The following story was written by The Utah Investigative Journalism Project in partnership with The Salt Lake Tribune, The UVU Review and The Signpost.

You can always tell when a new school year has started at Utah’s public universities and colleges by the apprehensive, sometimes confused looks on the faces of students wandering around campus.

While freshmen are bombarded with information about registration, student success and involvement in campus life, they often are left with a big unanswered question: “What’s the value of a degree, and is it really worth the time and money invested?"

“As a freshman student, you come out of high school and you have all these different options. You honestly don’t know what to do,” says Leticia Rodriguez, a health administration student at Weber State University. “So if they provided a page where students could find this information that could give them an idea, I think that would be very helpful.”

Two years ago, the Utah Legislature passed a bill to create just such a helpful website. Originally called StepUpUtah.com, it was intended to allow students to explore the value of their degree, using job market predictions, total cost of attendance and financial aid to make informed decisions about their pick of a school and a major.

What’s not helpful for Utah students is the fact that most higher education institutions in the state don’t promote the website and some have a link buried on their own page.

This seems to be an obvious flouting of the law, which states that the schools must have “clear and conspicuous” links to the site.

HB100, sponsored by Rep. Kim Coleman, R-West Jordan, and then-Sen. Howard Stephenson, R-Draper, passed without a single dissenting vote in the House and Senate in 2017.

StepUpUtah.com as of this summer was moved to UtahFutures.org. The site used to have a function where a student could, with a few easy clicks, find out how much money graduates from different schools with different degrees were making five years after they graduated, based on data from the Utah Department of Workforce Services. Students could easily comparison shop schools and see which ones offered the best bang for their educational bucks.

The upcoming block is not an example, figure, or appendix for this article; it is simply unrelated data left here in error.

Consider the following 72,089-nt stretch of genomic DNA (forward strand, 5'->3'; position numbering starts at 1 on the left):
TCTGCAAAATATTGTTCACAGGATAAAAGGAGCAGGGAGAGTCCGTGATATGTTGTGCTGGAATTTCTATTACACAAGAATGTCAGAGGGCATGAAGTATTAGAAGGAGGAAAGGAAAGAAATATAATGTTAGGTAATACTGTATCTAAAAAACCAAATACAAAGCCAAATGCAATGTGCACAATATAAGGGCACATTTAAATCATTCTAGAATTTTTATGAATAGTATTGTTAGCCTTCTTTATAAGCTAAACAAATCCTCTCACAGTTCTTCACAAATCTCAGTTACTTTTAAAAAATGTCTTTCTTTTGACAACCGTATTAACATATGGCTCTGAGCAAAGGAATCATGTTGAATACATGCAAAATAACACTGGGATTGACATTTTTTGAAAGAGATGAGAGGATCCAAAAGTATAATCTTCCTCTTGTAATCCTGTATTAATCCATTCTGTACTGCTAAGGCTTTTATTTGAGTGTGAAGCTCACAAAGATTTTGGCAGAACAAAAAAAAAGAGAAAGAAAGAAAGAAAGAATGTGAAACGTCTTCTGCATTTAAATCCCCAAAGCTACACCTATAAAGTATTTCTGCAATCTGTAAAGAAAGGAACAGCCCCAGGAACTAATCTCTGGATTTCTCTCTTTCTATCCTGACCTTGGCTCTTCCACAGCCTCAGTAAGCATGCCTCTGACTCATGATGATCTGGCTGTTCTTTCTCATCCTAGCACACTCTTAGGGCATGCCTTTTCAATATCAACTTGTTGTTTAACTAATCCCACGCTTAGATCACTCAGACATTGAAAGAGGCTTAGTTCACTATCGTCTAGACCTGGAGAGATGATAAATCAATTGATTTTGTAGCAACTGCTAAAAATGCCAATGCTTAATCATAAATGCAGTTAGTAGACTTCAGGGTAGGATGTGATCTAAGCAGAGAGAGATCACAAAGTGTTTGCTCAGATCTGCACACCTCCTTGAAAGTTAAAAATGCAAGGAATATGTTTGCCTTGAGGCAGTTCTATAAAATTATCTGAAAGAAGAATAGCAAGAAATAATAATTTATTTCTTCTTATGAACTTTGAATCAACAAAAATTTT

Another feature still under construction tracks such things as total costs of programs — loans, books, housing — based on real local data and not national averages.

But while the Utah System of Higher Education created the website, colleges and universities haven’t been fond of sharing the information. The bill language said it was to go into effect in July 2018, but as of press time it had not been linked prominently on most campus websites as the law requires.

Many campuses offer resources meant to offer guidance to students — though they still don’t link prominently to UtahFutures.

Utah Valley University

According to advisers at Utah Valley University, this type of information is available to incoming students if they ask for it.

“The incoming freshmen are already being given so much information about student success, registering for classes and getting involved on campus that I don’t want to pile on information about graduation and career choices at this stage,” says Kaye Fugal, an adviser.

UVU does provide links in its course catalogue to the Department of Workforce Services that contains some, but not all of the required disclosure information. Links to UtahFutures can be found through a site search but these links are in obscure places.

One link to UtahFutures is nestled in the Utah Women & Leadership Project on a landing page that can only be found by using UVU’s site search and not through any links on the UWLP page.

Weber State University